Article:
It was becoming clearer and clearer that I would need more time to get the curriculum maps done. However, that isn't what happened. Instead, we were threatened that our last paycheck would be withheld if we didn't complete our curriculum maps. I'm not sure what others did, but I panicked and spent every long weekend working on curriculum maps. In fact, the only reason I was able to finish all of the curriculum maps was because I got appendicitis and was forbidden to go to school for 21 days. The first week I spent resting and recuperating but after that, I was feeling pretty good so I completed the remaining curriculum maps and received my paycheck at the end of the year. (Side note: The paycheck threat turned out to be an empty one. I know of a few teachers who "promised" to send the remaining maps and never did... but I'm sure they got their paycheck!)
Writing the curriculum maps was stressful for everyone, the project manager included. However, if I were her, I would have...
a) Gotten more time set aside for teachers to write the curriculum maps. There were teacher in-service days, but there weren't enough! And some of them were planned for 3:00-6:00 p.m., after the school day! That is not an optimal time to do more work.
b) Created milestones that would act as checkpoints for people. Then I would know exactly who was behind and find a way to work with them so that the project could stay on track (Lynch & Roecker, 2007, p. 99).
c) Checked in with people more often and documented that interaction (Laureate Education, Inc., n.d.). If I recall correctly, the project manager was good about visiting everyone, but there wasn't much for follow-up. If she had set milestones and had each teacher create their own Gantt chart (or a simplified version that said something like, "By the end of October, I will have the Short Story consensus maps completed."), her feedback would have been more meaningful and direct. Also, she could have identified the "symptoms" of poor project performance and perhaps done more to help those who were struggling (Portny et al., 2008, p. 320).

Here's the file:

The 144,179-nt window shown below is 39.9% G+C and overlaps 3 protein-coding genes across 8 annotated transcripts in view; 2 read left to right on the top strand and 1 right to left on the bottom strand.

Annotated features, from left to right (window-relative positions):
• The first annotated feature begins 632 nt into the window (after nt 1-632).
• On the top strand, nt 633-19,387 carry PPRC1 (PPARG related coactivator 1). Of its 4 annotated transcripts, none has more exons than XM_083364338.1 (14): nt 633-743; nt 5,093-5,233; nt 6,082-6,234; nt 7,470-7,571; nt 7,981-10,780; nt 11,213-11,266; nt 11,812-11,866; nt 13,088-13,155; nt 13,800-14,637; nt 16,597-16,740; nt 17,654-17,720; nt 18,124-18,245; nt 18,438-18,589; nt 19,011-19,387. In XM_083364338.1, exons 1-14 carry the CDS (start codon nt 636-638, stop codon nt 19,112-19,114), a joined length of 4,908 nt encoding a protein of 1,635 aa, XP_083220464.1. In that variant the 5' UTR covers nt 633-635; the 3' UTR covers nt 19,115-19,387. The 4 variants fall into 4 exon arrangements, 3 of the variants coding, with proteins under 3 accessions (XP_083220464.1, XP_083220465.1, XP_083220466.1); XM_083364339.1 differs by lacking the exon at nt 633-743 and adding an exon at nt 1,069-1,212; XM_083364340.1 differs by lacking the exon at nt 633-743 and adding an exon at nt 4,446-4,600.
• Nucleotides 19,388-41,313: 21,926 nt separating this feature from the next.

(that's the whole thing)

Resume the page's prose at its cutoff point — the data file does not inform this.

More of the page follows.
d) Changed the timeline. Honestly, there was no rush to complete the curriculum maps. Yes, they are nice to have, especially when one works at an international school that has a high turnover rate, but it wasn't until this year that SACS (Southern Association of Colleges and Schools) came for our reaccreditation visit. That's when the curriculum maps were needed!
Luckily, the project wasn't a complete failure. All of the loose ends were tied up in the following years, but more effort should have gone in to planning of the project and the documentation of its progress (Lynch & Roecker, 2007, p. 96). Lynch and Roecker (2007) wrote, "Initial estimates are sometimes not as accurate as we would like" (p. 97). Perhaps the project manager should have asked those who were writing the curriculum maps about their progress and used that to create a baseline to inform the overall timeline of the project (Lynch & Roecker, 2007, p. 97). I think that would have saved many of us curriculum map writers a lot of stress!
Laureate Education, Inc. (Producer). (n.d.) Monitoring Projects. [Video Webcast]. Retrieved from https://class.waldenu.edu/webapps/portal/frameset.jsp?tab_tab_group_id=_2_1&url=%2Fwebapps%2Fblackboard%2Fexecute%2Flauncher%3Ftype%3DCourse%26id%3D_3398790_1%26url%3D
Lynch, M. M., & Roecker, J. (2007). Project managing e-learning: A handbook for successful design, delivery, and management. London: Routledge.
Portny, S. E., Mantel, S. J., Meredith, J. R., Shafer, S. M., Sutton, M. M., & Kramer, B. E. (2008). Project management: Planning, scheduling, and controlling projects. Hoboken, NJ: John Wiley & Sons, Inc.